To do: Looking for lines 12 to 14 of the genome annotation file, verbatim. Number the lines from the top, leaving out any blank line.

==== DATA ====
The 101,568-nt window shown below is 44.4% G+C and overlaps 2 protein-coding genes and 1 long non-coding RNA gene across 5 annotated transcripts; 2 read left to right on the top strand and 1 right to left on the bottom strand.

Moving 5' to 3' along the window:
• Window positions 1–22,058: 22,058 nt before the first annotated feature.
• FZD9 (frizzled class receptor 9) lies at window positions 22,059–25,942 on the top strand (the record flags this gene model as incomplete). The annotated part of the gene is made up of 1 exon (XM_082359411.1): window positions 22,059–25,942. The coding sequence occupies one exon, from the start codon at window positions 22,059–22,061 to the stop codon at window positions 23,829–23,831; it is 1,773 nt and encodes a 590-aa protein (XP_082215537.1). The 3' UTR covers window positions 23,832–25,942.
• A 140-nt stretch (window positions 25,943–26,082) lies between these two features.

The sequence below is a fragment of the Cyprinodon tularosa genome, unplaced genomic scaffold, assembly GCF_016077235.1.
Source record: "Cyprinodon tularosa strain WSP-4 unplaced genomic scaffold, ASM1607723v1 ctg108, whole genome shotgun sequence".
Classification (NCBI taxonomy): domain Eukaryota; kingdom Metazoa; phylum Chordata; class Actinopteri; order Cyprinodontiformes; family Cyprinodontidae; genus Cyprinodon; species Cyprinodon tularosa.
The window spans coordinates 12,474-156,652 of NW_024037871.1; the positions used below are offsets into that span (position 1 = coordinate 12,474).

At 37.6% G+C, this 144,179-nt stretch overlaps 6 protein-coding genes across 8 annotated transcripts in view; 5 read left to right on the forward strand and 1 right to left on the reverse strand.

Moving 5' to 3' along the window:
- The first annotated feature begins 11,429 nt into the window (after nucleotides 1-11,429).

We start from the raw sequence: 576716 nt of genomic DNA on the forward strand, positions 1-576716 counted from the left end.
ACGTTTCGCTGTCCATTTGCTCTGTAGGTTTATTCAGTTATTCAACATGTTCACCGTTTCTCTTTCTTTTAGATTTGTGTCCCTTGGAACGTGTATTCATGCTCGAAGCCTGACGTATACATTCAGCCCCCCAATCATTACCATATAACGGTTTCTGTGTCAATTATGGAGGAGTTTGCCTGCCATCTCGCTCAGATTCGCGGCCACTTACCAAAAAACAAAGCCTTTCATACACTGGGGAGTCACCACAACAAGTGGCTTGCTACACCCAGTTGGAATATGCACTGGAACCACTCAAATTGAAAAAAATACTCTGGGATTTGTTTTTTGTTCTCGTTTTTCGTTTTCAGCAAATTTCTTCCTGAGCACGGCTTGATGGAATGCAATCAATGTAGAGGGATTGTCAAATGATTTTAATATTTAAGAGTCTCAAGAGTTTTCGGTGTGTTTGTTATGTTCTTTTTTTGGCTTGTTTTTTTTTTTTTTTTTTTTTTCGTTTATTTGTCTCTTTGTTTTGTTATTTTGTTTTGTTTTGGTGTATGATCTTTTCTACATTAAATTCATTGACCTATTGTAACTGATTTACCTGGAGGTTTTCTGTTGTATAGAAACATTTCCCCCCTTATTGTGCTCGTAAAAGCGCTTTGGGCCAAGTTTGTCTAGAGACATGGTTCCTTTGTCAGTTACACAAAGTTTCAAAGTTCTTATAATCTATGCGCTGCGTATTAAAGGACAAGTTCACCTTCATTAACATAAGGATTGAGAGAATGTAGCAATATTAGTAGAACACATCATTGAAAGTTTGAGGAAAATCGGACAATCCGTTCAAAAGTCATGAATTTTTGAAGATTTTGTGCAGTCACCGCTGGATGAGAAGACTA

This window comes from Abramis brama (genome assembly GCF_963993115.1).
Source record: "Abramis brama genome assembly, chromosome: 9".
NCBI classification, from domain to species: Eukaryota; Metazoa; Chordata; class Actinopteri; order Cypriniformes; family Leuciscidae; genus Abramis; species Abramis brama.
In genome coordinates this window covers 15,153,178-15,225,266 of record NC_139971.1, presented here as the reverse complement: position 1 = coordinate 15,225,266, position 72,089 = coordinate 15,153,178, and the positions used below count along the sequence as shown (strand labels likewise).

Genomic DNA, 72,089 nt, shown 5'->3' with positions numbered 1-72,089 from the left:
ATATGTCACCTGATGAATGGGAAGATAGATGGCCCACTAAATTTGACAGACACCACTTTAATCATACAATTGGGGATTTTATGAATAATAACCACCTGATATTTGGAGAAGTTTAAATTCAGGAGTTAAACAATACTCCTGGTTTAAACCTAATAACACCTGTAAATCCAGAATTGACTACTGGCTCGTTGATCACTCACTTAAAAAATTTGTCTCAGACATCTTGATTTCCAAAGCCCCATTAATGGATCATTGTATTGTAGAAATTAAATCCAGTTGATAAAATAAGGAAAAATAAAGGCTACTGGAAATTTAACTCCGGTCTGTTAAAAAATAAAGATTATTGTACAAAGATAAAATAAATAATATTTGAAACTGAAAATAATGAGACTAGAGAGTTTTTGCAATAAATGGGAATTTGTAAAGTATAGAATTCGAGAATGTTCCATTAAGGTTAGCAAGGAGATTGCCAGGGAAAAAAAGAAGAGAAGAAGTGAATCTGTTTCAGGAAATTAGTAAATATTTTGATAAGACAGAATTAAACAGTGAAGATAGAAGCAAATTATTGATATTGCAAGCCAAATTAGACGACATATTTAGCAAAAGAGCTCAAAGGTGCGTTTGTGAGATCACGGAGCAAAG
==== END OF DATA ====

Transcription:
- The first annotated feature begins 11,429 nt into the window (after nucleotides 1-11,429).

We start from the raw sequence: 576716 nt of genomic DNA on the forward strand, positions 1-576716 counted from the left end.
ACGTTTCGCTGTCCATTTGCTCTGTAGGTTTATTCAGTTATTCAACATGTTCACCGTTTCTCTTTCTTTTAGATTTGTGTCCCTTGGAACGTGTATTCATGCTCGAAGCCTGACGTATACATTCAGCCCCCCAATCATTACCATATAACGGTTTCTGTGTCAATTATGGAGGAGTTTGCCTGCCATCTCGCTCAGATTCGCGGCCACTTACCAAAAAACAAAGCCTTTCATACACTGGGGAGTCACCACAACAAGTGGCTTGCTACACCCAGTTGGAATATGCACTGGAACCACTCAAATTGAAAAAAATACTCTGGGATTTGTTTTTTGTTCTCGTTTTTCGTTTTCAGCAAATTTCTTCCTGAGCACGGCTTGATGGAATGCAATCAATGTAGAGGGATTGTCAAATGATTTTAATATTTAAGAGTCTCAAGAGTTTTCGGTGTGTTTGTTATGTTCTTTTTTTGGCTTGTTTTTTTTTTTTTTTTTTTTTTCGTTTATTTGTCTCTTTGTTTTGTTATTTTGTTTTGTTTTGGTGTATGATCTTTTCTACATTAAATTCATTGACCTATTGTAACTGATTTACCTGGAGGTTTTCTGTTGTATAGAAACATTTCCCCCCTTATTGTGCTCGTAAAAGCGCTTTGGGCCAAGTTTGTCTAGAGACATGGTTCCTTTGTCAGTTACACAAAGTTTCAAAGTTCTTATAATCTATGCGCTGCGTATTAAAGGACAAGTTCACCTTCATTAACATAAGGATTGAGAGAATGTAGCAATATTAGTAGAACACATCATTGAAAGTTTGAGGAAAATCGGACAATCCGTTCAAAAGTCATGAATTTTTGAAGATTTTGTGCAGTCACCGCTGGATGAGAAGACTA